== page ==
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Meet Guam's only medical examiner

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Tucked behind the Guam Memorial Hospital is a doctor's office where there are no nurses or patients. As the island's chief medical examiner, he plays a critical role in serving justice and bringing closure to family's who've lost loved ones.

Meet Dr. Aurelio Espinola - the only doctor on island you'll never want to make an appointment to see. "People don't know it. They only know the importance of the medical examiner when somebody dies in their family," he said of his job. For the last 22 years, Dr. Espinola has served Guam, the CNMI, and other neighboring islands the way no other doctor in the region can - conducting autopsies and ruling the cause and manner of death. Whether natural or a traumatic loss off of life, Dr. Espinola sees on average 500 deceased persons a year, half of which he'll open up to investigate in order to provide answers for police, for lawyers, and for family members.

He said, "This is very important. Each community should have a medical examiner."

Although he retired two years ago, Dr. Espinola was called back to serve. That's because the island couldn't find a replacement. "You see, there is no replacement. It's very difficult, so I decided to stay. Even in Texas and in the US, it's hard to find a forensic pathologist. We are very few."

Most don't have the stomach to look at decomposing bodies. Others simply can't handle the years of study it takes to become a forensic pathologist, which is Dr. Espinola's third field of medicine. In the Philippines, he's also licensed as an OB/Gyn and an anesthesiologist. He admitted of his childhood ambitions, "I wanted to be a lawyer."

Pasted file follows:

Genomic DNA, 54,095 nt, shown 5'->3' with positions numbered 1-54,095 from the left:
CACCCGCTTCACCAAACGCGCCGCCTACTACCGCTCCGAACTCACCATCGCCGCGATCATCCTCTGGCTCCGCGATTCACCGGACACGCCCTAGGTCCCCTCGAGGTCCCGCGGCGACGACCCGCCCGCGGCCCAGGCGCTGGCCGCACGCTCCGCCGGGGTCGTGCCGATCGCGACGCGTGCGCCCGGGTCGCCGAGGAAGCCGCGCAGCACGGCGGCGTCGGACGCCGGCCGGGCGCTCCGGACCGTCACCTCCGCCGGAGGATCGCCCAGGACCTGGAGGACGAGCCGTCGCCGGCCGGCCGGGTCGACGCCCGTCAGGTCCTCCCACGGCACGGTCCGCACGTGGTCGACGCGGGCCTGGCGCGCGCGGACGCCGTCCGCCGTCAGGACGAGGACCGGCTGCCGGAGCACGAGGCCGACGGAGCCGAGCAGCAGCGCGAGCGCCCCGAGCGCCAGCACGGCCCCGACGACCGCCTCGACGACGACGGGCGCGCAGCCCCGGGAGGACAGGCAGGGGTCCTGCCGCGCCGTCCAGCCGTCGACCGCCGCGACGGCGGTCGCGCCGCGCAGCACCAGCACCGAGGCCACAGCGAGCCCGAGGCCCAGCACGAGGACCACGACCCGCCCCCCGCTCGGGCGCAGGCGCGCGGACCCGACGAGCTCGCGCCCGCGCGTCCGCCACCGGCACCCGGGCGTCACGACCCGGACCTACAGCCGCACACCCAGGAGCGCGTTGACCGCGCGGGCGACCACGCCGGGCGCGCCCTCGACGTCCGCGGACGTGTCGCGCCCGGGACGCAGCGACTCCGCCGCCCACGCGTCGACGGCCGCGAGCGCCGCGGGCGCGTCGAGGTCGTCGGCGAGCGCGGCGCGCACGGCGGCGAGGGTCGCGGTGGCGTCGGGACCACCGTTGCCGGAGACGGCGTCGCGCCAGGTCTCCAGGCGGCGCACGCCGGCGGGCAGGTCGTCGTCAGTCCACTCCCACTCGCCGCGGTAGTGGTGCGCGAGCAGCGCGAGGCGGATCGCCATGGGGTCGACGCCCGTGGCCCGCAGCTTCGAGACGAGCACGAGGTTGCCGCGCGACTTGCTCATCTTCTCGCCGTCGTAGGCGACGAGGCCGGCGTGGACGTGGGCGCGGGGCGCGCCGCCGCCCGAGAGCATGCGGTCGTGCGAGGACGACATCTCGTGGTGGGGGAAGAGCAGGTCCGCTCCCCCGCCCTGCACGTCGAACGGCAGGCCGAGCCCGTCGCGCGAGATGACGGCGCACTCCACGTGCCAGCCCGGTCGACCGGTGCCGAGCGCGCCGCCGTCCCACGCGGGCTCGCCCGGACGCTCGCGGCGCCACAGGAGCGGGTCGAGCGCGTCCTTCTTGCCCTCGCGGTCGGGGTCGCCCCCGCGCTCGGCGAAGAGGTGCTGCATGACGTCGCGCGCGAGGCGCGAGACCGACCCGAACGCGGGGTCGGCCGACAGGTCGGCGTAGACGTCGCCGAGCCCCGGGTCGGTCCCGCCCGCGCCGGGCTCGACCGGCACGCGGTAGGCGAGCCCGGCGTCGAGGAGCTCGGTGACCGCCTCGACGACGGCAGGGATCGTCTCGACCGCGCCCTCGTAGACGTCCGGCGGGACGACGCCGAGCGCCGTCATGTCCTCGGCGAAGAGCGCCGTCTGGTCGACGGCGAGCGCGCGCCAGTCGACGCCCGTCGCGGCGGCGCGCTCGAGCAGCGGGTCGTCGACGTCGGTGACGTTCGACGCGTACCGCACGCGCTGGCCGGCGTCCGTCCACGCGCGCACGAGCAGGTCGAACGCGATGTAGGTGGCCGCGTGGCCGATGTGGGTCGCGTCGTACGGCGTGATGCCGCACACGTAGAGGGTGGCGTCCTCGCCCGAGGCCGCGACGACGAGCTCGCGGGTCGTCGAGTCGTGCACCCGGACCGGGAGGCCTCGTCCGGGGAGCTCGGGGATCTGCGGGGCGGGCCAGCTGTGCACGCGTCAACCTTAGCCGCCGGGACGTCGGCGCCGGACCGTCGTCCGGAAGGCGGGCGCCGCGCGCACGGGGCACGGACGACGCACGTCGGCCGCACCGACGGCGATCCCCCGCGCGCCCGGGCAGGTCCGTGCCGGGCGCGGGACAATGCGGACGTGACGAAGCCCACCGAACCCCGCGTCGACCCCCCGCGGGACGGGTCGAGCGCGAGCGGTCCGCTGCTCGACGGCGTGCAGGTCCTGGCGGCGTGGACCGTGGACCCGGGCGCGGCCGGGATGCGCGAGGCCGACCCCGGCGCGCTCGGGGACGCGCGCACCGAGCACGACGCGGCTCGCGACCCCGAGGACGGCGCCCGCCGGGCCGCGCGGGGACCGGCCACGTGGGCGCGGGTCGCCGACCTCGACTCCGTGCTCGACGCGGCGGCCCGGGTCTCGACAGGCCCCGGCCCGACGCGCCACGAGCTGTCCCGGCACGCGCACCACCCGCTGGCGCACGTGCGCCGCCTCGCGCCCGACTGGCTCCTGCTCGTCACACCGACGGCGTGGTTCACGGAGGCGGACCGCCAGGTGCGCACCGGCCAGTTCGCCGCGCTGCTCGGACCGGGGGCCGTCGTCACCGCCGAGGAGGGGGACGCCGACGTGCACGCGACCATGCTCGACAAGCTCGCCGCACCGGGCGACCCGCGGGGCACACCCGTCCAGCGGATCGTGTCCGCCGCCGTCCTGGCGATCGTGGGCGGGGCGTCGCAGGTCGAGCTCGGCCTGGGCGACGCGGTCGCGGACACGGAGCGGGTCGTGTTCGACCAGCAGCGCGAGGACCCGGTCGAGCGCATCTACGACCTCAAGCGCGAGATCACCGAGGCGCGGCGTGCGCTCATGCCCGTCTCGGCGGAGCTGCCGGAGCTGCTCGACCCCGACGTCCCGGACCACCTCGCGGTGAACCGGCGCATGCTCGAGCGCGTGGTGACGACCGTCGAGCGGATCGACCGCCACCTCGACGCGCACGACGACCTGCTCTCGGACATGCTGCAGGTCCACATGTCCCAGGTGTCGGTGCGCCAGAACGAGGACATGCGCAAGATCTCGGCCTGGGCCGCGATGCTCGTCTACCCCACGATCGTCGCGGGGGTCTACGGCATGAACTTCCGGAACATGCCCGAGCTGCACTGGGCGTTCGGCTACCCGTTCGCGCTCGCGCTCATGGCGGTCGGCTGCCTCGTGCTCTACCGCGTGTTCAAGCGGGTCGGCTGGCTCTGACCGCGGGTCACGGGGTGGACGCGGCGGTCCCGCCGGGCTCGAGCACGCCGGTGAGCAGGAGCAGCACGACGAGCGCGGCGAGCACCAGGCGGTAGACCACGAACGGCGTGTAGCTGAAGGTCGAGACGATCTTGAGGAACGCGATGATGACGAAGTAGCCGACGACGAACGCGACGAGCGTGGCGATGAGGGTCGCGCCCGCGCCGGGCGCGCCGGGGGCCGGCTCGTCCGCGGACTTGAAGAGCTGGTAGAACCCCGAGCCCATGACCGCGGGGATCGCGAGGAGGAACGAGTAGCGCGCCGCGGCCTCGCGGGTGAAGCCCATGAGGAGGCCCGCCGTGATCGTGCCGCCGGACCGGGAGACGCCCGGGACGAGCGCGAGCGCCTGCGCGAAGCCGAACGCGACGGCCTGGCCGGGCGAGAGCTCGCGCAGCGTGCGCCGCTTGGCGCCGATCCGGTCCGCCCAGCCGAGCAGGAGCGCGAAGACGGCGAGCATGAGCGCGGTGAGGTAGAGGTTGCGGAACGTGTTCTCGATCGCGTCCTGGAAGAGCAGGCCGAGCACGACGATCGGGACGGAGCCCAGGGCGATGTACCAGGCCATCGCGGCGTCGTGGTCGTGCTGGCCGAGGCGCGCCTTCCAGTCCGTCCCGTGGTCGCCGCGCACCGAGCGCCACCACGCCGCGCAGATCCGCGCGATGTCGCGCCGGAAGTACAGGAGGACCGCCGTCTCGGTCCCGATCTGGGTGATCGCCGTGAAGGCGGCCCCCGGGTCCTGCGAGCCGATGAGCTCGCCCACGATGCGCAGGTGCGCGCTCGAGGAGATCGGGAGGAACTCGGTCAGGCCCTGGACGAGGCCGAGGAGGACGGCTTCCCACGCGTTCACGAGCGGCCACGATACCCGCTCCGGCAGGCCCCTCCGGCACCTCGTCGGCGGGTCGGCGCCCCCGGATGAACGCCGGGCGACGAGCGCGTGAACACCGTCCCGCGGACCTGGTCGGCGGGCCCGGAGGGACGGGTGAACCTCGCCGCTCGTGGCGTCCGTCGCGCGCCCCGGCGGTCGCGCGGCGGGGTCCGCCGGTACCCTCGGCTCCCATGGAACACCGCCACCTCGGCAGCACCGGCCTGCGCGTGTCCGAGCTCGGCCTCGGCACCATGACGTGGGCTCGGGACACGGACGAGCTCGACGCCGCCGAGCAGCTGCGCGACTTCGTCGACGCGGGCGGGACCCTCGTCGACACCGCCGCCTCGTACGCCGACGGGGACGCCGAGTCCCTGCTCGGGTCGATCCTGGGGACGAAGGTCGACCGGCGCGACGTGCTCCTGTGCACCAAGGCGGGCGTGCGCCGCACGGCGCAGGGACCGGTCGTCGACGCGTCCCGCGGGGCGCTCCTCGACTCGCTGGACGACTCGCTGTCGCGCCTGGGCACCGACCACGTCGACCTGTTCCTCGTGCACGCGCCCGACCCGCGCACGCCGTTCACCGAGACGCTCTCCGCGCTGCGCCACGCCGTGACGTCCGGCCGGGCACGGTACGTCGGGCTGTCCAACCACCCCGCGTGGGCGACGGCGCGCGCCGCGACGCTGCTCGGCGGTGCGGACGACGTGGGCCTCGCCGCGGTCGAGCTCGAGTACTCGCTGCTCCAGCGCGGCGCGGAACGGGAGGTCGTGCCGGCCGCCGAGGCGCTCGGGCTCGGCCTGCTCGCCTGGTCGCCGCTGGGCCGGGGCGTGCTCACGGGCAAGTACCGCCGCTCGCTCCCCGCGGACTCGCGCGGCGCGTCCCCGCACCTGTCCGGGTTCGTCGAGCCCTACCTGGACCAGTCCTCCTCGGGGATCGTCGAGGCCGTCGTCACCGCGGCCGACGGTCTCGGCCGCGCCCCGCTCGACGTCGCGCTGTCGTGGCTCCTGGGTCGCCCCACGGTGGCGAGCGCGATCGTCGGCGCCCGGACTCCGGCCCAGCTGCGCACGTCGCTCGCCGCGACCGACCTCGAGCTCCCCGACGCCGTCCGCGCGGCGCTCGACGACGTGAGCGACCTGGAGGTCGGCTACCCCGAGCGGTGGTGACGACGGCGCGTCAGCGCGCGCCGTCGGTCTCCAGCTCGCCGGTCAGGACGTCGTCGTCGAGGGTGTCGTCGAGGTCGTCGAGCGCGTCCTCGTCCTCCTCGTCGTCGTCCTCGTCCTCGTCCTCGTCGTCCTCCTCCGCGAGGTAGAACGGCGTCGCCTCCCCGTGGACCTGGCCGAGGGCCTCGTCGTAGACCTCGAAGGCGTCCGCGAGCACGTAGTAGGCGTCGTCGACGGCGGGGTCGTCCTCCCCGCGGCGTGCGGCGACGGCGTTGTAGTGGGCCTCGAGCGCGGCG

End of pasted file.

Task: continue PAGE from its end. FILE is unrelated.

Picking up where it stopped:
His calling to be a physician follows a childhood spent hating doctors. Growing up in the Philippines, his family couldn't afford healthcare and as a result, two of his brothers grew ill and passed away. "When I grow up I'll be a doctor and I will not charge anybody and I did that when I was OB/Gyn, I don't charge. All free," he said.

Aside from all his medical knowhow, Dr. Espinola has what he calls a "mind of a criminal" as his job also requires him to visit the scene of a crime and determine the murder weapon. "We are the watchdogs of the people. For instance, if they accuse you of killing somebody, I'm the only one who can say that you did not or you did," he shared. "I think this is the best profession of medicine. Because you see if you have a forensic pathologist, you can help the court keep justice."

The island recently received $72,000 in Department of the Interior funding to support Dr. Espinola's office. The funds will be used for the acquisition of a reliable specialized vehicle to transport deceased persons from crime scenes, procure surgical tools for autopsies, and purchase computer equipment and furniture.

 

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